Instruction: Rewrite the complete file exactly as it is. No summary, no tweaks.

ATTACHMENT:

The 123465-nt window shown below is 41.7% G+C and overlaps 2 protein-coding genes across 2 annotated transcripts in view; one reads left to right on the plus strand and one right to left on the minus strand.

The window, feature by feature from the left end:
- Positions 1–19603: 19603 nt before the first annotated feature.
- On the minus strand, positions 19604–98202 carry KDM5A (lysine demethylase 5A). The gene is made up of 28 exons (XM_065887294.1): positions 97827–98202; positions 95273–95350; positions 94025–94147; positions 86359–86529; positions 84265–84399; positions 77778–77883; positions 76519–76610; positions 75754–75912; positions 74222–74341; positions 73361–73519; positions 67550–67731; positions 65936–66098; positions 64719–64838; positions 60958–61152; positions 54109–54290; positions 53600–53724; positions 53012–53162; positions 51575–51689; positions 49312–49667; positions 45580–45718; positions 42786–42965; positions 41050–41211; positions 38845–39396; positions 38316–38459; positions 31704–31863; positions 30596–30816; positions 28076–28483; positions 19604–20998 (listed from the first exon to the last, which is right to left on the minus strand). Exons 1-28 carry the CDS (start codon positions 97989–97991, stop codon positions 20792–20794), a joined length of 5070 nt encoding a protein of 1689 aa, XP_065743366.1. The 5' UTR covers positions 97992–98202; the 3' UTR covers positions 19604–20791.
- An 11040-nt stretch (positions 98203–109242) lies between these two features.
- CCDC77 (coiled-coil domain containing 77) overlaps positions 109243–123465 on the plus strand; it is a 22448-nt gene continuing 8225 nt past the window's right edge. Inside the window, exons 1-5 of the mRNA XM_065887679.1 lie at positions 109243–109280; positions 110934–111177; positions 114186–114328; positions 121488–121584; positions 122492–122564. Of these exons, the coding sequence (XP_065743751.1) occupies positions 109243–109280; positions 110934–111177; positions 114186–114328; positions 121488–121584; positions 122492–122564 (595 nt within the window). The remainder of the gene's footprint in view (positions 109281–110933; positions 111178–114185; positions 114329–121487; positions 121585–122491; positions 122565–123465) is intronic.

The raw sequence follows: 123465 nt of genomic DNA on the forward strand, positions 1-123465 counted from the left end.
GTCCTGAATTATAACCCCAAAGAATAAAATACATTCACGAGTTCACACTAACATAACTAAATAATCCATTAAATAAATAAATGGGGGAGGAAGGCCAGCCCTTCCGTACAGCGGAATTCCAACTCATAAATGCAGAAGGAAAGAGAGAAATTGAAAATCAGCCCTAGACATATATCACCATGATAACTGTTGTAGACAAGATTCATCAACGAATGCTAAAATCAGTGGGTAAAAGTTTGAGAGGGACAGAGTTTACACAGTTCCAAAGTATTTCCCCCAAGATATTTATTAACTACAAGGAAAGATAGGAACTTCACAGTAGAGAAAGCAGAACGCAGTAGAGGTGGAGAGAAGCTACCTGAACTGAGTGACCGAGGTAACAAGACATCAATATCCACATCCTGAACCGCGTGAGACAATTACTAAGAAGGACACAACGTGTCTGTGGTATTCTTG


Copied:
The 123465-nt window shown below is 41.7% G+C and overlaps 2 protein-coding genes across 2 annotated transcripts in view; one reads left to right on the plus strand and one right to left on the minus strand.

The window, feature by feature from the left end:
- Positions 1–19603: 19603 nt before the first annotated feature.
- On the minus strand, positions 19604–98202 carry KDM5A (lysine demethylase 5A). The gene is made up of 28 exons (XM_065887294.1): positions 97827–98202; positions 95273–95350; positions 94025–94147; positions 86359–86529; positions 84265–84399; positions 77778–77883; positions 76519–76610; positions 75754–75912; positions 74222–74341; positions 73361–73519; positions 67550–67731; positions 65936–66098; positions 64719–64838; positions 60958–61152; positions 54109–54290; positions 53600–53724; positions 53012–53162; positions 51575–51689; positions 49312–49667; positions 45580–45718; positions 42786–42965; positions 41050–41211; positions 38845–39396; positions 38316–38459; positions 31704–31863; positions 30596–30816; positions 28076–28483; positions 19604–20998 (listed from the first exon to the last, which is right to left on the minus strand). Exons 1-28 carry the CDS (start codon positions 97989–97991, stop codon positions 20792–20794), a joined length of 5070 nt encoding a protein of 1689 aa, XP_065743366.1. The 5' UTR covers positions 97992–98202; the 3' UTR covers positions 19604–20791.
- An 11040-nt stretch (positions 98203–109242) lies between these two features.
- CCDC77 (coiled-coil domain containing 77) overlaps positions 109243–123465 on the plus strand; it is a 22448-nt gene continuing 8225 nt past the window's right edge. Inside the window, exons 1-5 of the mRNA XM_065887679.1 lie at positions 109243–109280; positions 110934–111177; positions 114186–114328; positions 121488–121584; positions 122492–122564. Of these exons, the coding sequence (XP_065743751.1) occupies positions 109243–109280; positions 110934–111177; positions 114186–114328; positions 121488–121584; positions 122492–122564 (595 nt within the window). The remainder of the gene's footprint in view (positions 109281–110933; positions 111178–114185; positions 114329–121487; positions 121585–122491; positions 122565–123465) is intronic.

The raw sequence follows: 123465 nt of genomic DNA on the forward strand, positions 1-123465 counted from the left end.
GTCCTGAATTATAACCCCAAAGAATAAAATACATTCACGAGTTCACACTAACATAACTAAATAATCCATTAAATAAATAAATGGGGGAGGAAGGCCAGCCCTTCCGTACAGCGGAATTCCAACTCATAAATGCAGAAGGAAAGAGAGAAATTGAAAATCAGCCCTAGACATATATCACCATGATAACTGTTGTAGACAAGATTCATCAACGAATGCTAAAATCAGTGGGTAAAAGTTTGAGAGGGACAGAGTTTACACAGTTCCAAAGTATTTCCCCCAAGATATTTATTAACTACAAGGAAAGATAGGAACTTCACAGTAGAGAAAGCAGAACGCAGTAGAGGTGGAGAGAAGCTACCTGAACTGAGTGACCGAGGTAACAAGACATCAATATCCACATCCTGAACCGCGTGAGACAATTACTAAGAAGGACACAACGTGTCTGTGGTATTCTTG